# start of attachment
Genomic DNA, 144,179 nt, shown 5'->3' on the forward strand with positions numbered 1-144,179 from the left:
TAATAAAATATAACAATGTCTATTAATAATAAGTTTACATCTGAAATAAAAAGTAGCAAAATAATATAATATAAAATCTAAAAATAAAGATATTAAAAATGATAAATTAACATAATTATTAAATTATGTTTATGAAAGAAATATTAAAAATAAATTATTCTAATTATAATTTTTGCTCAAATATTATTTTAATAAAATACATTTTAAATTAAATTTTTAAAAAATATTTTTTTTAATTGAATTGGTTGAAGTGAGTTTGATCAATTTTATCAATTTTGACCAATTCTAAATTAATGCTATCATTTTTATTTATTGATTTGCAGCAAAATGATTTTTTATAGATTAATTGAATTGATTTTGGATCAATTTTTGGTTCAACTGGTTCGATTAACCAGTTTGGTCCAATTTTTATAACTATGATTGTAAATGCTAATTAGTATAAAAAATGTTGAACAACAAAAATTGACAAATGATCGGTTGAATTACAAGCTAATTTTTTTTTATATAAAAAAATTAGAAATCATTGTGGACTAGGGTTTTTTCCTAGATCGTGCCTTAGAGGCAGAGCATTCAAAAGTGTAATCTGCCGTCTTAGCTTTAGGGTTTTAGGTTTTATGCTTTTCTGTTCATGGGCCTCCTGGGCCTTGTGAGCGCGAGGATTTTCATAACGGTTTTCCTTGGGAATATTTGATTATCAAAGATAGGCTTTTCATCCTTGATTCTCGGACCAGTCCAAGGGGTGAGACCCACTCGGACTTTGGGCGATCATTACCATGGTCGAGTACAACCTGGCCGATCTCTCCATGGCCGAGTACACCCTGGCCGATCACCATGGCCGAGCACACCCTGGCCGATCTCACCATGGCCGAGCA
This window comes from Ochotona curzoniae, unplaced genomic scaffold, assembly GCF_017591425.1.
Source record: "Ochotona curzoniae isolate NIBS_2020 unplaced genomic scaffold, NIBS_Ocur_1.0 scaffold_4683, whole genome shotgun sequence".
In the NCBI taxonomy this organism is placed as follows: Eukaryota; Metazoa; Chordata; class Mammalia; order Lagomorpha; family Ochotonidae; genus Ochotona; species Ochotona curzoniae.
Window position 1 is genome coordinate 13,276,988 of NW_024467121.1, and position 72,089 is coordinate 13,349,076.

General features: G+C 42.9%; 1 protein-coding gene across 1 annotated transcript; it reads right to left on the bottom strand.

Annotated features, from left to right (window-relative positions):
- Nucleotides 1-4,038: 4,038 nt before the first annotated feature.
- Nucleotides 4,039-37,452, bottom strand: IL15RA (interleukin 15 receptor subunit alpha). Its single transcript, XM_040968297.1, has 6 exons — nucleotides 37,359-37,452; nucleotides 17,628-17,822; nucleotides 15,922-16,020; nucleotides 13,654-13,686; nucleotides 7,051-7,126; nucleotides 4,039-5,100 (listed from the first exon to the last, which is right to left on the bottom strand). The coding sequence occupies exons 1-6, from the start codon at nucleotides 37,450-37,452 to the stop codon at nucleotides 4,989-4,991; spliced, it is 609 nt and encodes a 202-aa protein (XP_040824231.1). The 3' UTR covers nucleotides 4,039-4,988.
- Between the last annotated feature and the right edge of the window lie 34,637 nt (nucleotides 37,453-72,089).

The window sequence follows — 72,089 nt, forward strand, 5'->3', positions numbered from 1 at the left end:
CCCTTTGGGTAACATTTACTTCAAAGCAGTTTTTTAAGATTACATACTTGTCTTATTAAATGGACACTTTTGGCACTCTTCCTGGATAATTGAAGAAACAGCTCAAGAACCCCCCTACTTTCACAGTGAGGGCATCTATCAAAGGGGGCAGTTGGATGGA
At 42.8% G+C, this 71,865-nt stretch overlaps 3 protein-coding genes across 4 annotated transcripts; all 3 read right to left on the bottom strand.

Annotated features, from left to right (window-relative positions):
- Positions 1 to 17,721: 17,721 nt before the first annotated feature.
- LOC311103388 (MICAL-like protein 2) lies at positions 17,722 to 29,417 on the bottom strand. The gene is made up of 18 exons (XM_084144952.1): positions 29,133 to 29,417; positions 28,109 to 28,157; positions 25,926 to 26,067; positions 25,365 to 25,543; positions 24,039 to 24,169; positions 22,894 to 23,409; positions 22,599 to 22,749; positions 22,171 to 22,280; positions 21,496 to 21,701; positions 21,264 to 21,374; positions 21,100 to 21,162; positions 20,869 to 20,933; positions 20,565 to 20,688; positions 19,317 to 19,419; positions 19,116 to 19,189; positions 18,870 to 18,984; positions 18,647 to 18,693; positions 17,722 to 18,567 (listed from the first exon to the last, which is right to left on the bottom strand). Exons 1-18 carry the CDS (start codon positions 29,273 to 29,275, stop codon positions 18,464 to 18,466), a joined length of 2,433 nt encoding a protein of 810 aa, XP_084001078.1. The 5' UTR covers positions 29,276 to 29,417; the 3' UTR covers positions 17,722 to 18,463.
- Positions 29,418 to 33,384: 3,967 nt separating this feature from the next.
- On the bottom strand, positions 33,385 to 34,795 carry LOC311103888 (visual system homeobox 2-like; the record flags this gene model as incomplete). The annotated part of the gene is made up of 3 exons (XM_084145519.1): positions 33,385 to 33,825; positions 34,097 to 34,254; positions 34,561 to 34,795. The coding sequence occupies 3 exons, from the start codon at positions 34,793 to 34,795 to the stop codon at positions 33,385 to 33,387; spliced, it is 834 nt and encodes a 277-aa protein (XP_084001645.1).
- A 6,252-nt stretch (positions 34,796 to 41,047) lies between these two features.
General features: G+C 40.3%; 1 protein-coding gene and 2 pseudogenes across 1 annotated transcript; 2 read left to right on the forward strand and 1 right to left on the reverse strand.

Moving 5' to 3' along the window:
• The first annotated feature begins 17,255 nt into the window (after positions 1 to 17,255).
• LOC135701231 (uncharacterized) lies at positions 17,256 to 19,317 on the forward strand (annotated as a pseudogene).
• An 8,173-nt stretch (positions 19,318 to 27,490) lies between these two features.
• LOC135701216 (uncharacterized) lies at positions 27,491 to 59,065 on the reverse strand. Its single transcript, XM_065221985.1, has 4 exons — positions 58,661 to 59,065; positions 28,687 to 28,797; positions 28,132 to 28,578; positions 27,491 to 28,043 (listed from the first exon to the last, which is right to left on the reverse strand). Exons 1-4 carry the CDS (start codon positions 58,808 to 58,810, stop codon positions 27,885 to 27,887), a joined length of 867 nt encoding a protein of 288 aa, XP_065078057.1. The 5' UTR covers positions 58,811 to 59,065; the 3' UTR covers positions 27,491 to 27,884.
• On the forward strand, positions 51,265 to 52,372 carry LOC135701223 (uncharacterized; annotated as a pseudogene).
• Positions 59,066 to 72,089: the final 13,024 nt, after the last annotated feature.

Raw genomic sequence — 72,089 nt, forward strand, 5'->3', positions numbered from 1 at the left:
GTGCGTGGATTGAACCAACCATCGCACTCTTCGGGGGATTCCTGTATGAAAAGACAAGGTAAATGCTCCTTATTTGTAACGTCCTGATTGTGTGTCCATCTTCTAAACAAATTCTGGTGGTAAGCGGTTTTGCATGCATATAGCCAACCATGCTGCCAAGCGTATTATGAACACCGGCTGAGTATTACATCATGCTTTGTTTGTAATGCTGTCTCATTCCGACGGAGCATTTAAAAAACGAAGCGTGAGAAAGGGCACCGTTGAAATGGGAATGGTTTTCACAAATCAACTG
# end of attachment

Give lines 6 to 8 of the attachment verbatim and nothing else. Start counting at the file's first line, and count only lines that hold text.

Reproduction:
Window position 1 is genome coordinate 13,276,988 of NW_024467121.1, and position 72,089 is coordinate 13,349,076.

General features: G+C 42.9%; 1 protein-coding gene across 1 annotated transcript; it reads right to left on the bottom strand.

Annotated features, from left to right (window-relative positions):